US Dollar Desperately Needs Good Data to Offset Losses
- US economic data off to its worst start over the past 10 years.
- USDOLLAR Index still in countertrend trading mode.
- As market volatility rises, it's a good time to review the "Traits of Successful Traders" series.
After a few days of rocky trading around the end of the Chinese New Year and the US federal holiday on Monday, markets seem to be sorting themselves out emotionally. The notion that the Federal Reserve isn't going to raise rates this year has jolted the US Dollar, but we've warned that this seems like overkill.
Coming into 2016, the reality was that the Fed wasn't going to raise rates four times as it intended to, and markets recognized this; and the expectations differential drove the US Dollar down throughout the first six-plus weeks of the year. We're at the opposite end of the spectrum now: the reality is that the Fed is going to raise rates at least once this year, more than the market has been pricing in:
Table 1: Probability of Rate Hikes across Upcoming Fed Meetings
The odds of at least one rate hike this year have shot up dramatically over the past few days, with a 34% chance of a move by December. This is a significant improvement from the mere 11% chance priced in as of last Friday:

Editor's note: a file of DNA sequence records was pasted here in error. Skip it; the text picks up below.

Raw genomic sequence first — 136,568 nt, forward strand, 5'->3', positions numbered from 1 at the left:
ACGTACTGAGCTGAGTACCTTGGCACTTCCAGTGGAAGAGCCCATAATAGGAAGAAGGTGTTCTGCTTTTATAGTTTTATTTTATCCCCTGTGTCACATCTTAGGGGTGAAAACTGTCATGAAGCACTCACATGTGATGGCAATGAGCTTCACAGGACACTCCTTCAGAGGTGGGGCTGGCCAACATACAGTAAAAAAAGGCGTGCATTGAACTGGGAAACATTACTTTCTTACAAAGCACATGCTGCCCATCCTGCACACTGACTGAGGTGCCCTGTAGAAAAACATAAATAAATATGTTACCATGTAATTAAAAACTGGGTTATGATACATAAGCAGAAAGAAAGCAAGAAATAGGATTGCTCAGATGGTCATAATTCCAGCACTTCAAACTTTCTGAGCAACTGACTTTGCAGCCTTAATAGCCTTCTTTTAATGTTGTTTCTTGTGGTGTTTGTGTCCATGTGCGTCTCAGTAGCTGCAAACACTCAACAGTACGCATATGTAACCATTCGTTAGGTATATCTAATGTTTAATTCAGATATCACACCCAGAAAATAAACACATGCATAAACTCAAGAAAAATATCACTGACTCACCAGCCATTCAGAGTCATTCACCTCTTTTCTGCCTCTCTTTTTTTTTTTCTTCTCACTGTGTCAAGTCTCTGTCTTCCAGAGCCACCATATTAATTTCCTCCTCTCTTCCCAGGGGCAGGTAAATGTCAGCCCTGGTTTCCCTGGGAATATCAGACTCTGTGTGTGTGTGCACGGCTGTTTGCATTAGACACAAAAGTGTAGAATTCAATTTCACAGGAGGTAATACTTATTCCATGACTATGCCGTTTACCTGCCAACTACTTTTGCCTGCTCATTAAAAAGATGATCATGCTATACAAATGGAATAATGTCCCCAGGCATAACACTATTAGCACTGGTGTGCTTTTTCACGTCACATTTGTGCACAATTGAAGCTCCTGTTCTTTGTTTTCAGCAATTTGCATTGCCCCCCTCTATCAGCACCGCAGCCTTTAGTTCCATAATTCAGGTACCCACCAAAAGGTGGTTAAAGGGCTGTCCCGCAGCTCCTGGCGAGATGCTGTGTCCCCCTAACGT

Chart 1: December 2016 Fed Rate Implied Probabilities
The one near-certain development that could help the US Dollar would be a rebound in US economic data. US economic data, as measured by the Citi Economic Surprise Index, is off to its worst start at any point over the past decade:
Chart 2: US Citi Economic Surprise Index – 10 year Seasonality
The US Dollar has been gifted a soft sentiment environment that can easily be taken advantage of, provided of course that incoming economic data comes in to the upside and Federal Reserve policymakers' speeches over coming days signal confidence in the Fed's intended rate hike path.
Chart 3: USDOLLAR Index Daily Chart (February 2015 to Present)
In a market increasingly driven by investors exhibiting a sense of fragility otherwise unobserved for years, it's important to track crowd positioning and sentiment; the retail crowd has been on the wrong side of several major moves, including EUR/USD, GBP/USD, and USD/CAD, over the past several months.
--- Written by Christopher Vecchio, Currency Strategist
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